These are all results of globalization. For many years after India finally got independence from England, it closed its borders to most foreign companies, in hopes of supporting local businesses and becoming self-sufficient. In fact self sufficiency was one of the prime themes of the fight for independence as people like Gandhi started to spin their own cotton and make their own salt instead of buying overpriced goods from England. In the past 4-5 years though, the Indian government has joined with the rest of the world in welcoming 'Free Trade' and opening its doors to globalization. It is really amazing to see how fast it has been changing things. My cousins here in India now know more about Hollywood and American music than I do. While my sister and I admire all the beautiful Indian clothes and enjoy eatingall the yummy Indian food, my cousins prefer wearing Levi's jeans and T-shirts, and joining all the other 'hip', 'modern' kids eating at McDonald's. 'Globalization' -- What does this word that is thrown around all the time these days actually mean?

Does it mean that local businesses go out of business so American companies can come in? Does it mean that my cousins will forget all the wonderful traditions of India trying quickly to become as western as they can?

On the surface it seems that globalization is kind of like turning the world in to one big America. But there are many other aspects of globalization too. While my cousins and countless other Indian youth grapple to become more and more modern and western, my sister and I come back to India to learn from its ancient wisdom, to leave behind the fast-paced culture we come from. Every year Westerners flock to India in search of a different way of life, a way that has been ruling life here for thousands upon thousands of years. While we come here to learn yoga or ancient Hindu or Buddhist philosophy, my cousins are learning about the latest model computers and spending all their money on new CD's from the west. It's really rather funny to see. East and west rushing past each other in search for something different.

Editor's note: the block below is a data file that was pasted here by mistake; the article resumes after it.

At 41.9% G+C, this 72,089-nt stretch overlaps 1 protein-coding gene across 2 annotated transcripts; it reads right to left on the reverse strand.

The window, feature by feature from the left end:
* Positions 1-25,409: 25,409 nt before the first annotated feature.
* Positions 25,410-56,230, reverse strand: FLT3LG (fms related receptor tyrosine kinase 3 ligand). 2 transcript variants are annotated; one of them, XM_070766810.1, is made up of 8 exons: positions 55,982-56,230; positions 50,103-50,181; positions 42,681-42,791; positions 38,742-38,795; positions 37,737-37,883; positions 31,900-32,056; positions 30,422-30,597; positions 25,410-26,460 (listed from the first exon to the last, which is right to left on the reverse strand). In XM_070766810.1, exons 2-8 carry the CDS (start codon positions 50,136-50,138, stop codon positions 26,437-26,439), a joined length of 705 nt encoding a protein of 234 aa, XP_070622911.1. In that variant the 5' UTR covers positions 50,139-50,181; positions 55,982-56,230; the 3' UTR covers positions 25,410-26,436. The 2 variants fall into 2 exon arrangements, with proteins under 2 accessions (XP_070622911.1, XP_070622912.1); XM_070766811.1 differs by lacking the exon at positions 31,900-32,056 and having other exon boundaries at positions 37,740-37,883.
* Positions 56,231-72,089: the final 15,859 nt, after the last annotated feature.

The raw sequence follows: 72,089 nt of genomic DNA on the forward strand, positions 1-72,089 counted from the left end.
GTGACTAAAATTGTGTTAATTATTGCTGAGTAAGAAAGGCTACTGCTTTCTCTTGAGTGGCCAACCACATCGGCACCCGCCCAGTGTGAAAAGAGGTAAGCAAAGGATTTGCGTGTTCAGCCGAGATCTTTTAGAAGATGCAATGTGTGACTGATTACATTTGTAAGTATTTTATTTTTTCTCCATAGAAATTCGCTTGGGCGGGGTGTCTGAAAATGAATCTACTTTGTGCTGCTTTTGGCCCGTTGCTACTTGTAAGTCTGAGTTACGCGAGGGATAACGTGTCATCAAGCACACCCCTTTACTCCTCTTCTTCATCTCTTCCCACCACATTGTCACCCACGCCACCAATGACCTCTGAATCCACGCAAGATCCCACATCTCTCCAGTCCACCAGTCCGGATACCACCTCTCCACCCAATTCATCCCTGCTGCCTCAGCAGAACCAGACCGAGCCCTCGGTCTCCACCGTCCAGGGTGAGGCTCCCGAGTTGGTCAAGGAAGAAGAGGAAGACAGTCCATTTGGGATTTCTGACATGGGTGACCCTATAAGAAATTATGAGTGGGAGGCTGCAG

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Gandhi's dream of self sufficiency is becoming obsolete in this fast-changing world
Globalization doesn't necessarily have to be a bad or destructive trend. I realize that I'm a product of globalization too. My father was the first person in the history of our family to not only leave our state of Andrah Pradesh in southern India, but he was the first to leave the country as well. I was born in the United States, but was able to return to visit my large family in India every few years.

I'm so thankful of the privelege globalization has brought to my life. The privilege to have learned and benefited from two so very different cultures, to have been able to have certain choices and opportunities that I never would have otherwise known. The Odyssey's World Trek could also be seen as a product of globalization. Hopefully we can all continue to learn from each other as the world continues to grow smaller and smaller, and gain a mutual appreciation for the different things we can gain from different cultures. That way maybe globalization really will be a mutual sharing of cultures from around the globe rather than an entire globe conforming in to one culture.

Check out what Andrah Pradesh is like right now!


p.s. - Please e-mail me at